In late 2010, the FDA approved the drug called Pradaxa (dabigatran); manufactured by Boehringer Ingelheim. Pradaxa is a blood thinner and is supposed to be prescribed to patients who suffer from the cardiac disorder atrial fibrillation.

Atrial Fibrillation is the most common form of abnormal heart rhythm.  Patients who suffer from Atrial Fibrillation or A-Fib as doctors call it; have inconsistent electrical activity in their heart causing the upper chambers to beat irregularly and too frequently.  As a result, the heart does not beat efficiently and blood can pool in the upper chambers.  When blood pools, it can cause clots to form which increase the patient’s chance of suffering a debilitating stroke.

The use of blood thinners to treat patients with A-Fib is the standard of care in the medical community.  Almost everyone knows a relative or friend who has taken Coumadin. Coumadin has been the “go-to” treatment for patients with A-Fib for many years.  The problem with taking Coumadin is that patients must see their doctor frequently to have lab work done in order to monitor their blood clotting factors. Neither patients nor doctors like the need for very frequent blood work and vigilante monitoring of patient clotting factors.

Generally, the foremost risk for patients who take blood thinners is what happens when they have a bad accident or if they need emergency surgery.  Since their blood does not clot normally, they run the risk of excessive and dangerous bleeding unless they receive emergency medical attention.  Fortunately, for those on Coumadin, doctors can quickly and effectively reverse the blood thinning effect by administering Vitamin K or packed red blood cells.  After this treatment, the patient can safely undergo surgery and life threatening bleeding can be controlled.

Pradaxa is significantly different than Coumadin in one very important aspect.  It is impossible to emergently reverse the blood thinning effects of Pradaxa, until the drug has completely cleared the patient’s body.  Therefore, if a patient who is on Pradaxa has a bad accident or needs emergency surgery, they are out of luck.  Many will simply bleed to death and there’s nothing their doctors can do to stop it.

To compound the danger, it appears that physicians are prescribing Pradaxa for general anticoagulation and not just to treat Atrial Fibrillation.  This is commonly referred to as “OFF LABEL” use.  The Institute for Safe Medication Practices has reported that doctors are prescribing Pradaxa for off label use twice as often as they are to reduce the risk of stroke. This off label use is likely related to the drug maker’s marketing efforts and oversimplification of the dangers for Pradaxa use.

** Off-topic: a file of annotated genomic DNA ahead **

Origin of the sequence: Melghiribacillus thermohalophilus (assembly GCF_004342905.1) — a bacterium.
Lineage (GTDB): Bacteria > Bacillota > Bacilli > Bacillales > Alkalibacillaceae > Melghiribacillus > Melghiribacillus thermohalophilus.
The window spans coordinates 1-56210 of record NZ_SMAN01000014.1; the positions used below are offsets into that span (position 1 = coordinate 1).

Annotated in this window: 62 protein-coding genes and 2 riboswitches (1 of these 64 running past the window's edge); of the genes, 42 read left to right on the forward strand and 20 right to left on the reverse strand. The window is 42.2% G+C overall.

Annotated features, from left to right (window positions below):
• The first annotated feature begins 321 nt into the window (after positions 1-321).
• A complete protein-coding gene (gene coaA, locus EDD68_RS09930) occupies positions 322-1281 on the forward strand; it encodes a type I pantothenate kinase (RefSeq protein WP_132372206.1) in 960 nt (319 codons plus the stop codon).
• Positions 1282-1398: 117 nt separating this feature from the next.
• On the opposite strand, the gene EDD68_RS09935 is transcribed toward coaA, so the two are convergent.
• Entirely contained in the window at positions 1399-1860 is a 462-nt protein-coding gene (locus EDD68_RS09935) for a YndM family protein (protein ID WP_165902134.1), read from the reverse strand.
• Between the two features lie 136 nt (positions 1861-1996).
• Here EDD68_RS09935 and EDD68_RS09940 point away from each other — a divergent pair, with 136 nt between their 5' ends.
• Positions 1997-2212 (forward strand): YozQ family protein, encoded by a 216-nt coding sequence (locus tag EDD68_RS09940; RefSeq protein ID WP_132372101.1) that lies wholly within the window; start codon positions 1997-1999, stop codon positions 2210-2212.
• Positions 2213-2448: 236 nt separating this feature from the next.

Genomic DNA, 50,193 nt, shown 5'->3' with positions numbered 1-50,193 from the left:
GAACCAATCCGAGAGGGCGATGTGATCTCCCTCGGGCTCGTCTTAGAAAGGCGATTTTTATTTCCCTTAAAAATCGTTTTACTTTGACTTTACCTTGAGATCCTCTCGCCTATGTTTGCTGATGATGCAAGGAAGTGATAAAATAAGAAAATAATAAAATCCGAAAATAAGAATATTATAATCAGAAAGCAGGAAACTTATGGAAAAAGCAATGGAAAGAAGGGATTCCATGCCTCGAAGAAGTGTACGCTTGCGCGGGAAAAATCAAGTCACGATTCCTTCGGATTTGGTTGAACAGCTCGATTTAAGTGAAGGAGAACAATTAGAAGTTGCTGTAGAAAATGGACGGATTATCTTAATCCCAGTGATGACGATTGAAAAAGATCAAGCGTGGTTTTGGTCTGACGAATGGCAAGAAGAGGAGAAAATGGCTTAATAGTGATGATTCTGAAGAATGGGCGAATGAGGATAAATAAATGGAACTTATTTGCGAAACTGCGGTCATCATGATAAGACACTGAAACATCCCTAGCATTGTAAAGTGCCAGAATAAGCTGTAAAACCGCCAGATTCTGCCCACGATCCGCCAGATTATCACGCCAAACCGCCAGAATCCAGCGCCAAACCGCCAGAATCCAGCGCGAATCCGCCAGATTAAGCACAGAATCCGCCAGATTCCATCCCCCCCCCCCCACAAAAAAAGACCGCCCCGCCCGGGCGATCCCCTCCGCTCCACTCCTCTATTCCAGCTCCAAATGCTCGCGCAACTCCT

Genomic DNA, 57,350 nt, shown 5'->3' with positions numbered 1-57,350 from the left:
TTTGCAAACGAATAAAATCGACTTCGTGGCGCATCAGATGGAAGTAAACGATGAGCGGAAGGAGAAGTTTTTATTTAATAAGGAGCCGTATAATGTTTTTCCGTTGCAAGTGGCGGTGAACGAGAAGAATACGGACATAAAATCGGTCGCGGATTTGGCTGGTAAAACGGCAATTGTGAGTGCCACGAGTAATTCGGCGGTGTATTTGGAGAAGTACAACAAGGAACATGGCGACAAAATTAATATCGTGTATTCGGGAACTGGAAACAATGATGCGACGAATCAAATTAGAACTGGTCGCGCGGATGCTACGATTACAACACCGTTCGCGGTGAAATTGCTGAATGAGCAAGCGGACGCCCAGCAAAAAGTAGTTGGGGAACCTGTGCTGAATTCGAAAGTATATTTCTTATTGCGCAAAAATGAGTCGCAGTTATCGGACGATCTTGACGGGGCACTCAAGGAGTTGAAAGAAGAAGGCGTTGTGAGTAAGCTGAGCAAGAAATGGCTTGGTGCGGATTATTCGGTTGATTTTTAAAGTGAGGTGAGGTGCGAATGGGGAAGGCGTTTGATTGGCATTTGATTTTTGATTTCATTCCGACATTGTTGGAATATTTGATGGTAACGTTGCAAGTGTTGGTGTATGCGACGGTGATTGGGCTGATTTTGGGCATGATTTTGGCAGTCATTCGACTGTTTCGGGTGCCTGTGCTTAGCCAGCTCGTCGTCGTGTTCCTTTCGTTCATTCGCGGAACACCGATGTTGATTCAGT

In addition to the risk of irreversible, uncontrolled bleeding, evidence is developing that Pradaxa is even more dangerous in patients who have impaired Kidney function.  Since Pradaxa is eliminated from, the body though the kidneys, if a patients kidneys are not working properly, abnormally high levels of Pradaxa can remain in the body.  When this occurs, any bleed a patient suffers, even something as simple as an ulcer, can be life threatening.

Clinical researchers at the Cleveland Clinic have recently published the results of a study conducted on Pradaxa that reveals additional dangers associated with the drug’s use. Dr. Ken Uchino and Dr. Adrian Hernandez, at the Cleveland clinic, have reported that the risk of acute coronary syndrome (heart attack) is greatly increased in patients using Pradaxa.

Lastly, Pradaxa has a very short shelf life and must be used within 60 days after it is dispensed.  Some pharmacists are very concerned that patients will use the drug after its expiration date.  Even doctors who conducted the most recent scientific studies on Pradaxa have been quoted as saying that they were completely unaware of the fact the drug expired so soon after being dispensed.

Pradaxa’s manufacturer disputes the results of the Cleveland Clinic study, as well as all the other dangerous finding being linked to the drug:

“We have done the analysis and feel there is still a very favorable risk/benefit profile for the drug as prescribed in clinical practice,” said the company spokesman, Dr. John Smith.

The view of the “risk/benefit” analysis from a drug maker’s perspective is usually starkly different than the risks a patient or their physicians are willing to take with a patient’s health or mortality.

Before you take this drug, ask your doctor about the risks and always read the warning labels very carefully.